News reports have been awash with authorised push payment tragic stories. How victims have been deceived into making payments directly into the fraudster's hands. The industry has been working to address how to better protect it's customers and set best practice to repay losses. The code comes into effect on 28 May. I understand the code has seen some of the larger retails banks sign up. I would be keen to see a list of those who are fully signed up by 28 May and hope to see many good news reports of people having been prevented for falling prey to an authorised push payment fraud as well as learning that customers who have regrettably been a victim have a straight forward and less stressful experience when seeking recompense from their bank.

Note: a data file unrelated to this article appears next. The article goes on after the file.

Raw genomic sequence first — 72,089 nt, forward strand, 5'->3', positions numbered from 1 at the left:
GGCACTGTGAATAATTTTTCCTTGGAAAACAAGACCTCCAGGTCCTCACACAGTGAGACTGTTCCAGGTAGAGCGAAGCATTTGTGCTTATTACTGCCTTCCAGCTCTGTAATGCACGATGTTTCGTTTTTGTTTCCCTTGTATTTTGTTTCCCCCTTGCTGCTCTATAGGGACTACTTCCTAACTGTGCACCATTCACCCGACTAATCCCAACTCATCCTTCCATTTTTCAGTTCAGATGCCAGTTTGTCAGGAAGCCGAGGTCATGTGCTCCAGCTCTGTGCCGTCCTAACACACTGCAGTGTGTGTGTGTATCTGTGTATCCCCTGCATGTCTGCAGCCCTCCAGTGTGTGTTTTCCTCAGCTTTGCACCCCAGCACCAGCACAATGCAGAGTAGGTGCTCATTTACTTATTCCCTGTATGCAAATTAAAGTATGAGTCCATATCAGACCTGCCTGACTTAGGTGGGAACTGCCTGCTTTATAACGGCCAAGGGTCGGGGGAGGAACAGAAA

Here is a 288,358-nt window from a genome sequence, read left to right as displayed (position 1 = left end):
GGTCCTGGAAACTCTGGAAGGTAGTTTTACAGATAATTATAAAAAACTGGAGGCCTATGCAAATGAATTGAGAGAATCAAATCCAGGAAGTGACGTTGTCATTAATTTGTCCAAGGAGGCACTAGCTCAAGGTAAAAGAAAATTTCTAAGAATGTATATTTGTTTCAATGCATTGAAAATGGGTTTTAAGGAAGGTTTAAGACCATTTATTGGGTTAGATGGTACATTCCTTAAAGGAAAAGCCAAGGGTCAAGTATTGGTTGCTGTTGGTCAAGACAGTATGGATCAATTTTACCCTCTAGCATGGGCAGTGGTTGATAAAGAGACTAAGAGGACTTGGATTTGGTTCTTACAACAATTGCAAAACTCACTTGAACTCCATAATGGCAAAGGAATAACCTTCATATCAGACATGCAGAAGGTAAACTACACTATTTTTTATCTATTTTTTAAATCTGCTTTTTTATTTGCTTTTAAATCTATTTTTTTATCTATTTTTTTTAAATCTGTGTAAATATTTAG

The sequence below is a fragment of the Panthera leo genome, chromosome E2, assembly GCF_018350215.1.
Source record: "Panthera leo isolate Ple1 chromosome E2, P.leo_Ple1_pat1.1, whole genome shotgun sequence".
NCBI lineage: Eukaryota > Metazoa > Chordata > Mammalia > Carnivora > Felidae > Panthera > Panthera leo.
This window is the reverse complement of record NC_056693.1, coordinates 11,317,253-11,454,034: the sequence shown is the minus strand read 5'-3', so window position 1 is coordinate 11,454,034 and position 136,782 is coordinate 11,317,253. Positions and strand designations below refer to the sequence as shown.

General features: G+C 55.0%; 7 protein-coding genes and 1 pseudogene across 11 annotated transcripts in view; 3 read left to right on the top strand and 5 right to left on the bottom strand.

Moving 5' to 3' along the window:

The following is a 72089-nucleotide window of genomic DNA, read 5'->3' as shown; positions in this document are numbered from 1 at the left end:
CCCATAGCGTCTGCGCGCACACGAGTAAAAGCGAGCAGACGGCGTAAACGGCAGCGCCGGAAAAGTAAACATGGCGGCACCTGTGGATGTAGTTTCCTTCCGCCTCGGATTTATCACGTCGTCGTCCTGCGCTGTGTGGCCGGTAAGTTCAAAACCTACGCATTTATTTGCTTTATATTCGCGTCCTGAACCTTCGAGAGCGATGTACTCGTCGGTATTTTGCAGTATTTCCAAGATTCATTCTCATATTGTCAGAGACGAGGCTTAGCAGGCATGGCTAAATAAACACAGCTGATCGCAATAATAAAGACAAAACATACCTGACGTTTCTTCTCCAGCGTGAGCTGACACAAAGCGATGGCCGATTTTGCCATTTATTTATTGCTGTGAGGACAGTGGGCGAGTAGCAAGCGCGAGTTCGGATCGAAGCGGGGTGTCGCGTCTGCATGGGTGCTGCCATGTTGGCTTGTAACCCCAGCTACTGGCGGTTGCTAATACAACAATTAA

New code In February, the Authorised Push Payment Scams Voluntary Code was agreed following work between the industry, consumer groups and the Payment Systems Regulator. The code comes into effect on 28 May and will protect customers from payment service providers who sign up to it. Unlike credit card scams, victims of authorised push payment fraud have not been entitled to the same level of protection. Banks frequently refuse to refund victims of this type of scam on the grounds that they authorised the transaction. Under the voluntary code banks have to reimburse consumers for their losses provided they have taken reasonable care. Currently, if a customer authorises the payment themselves banks have no legal protection to cover them for losses.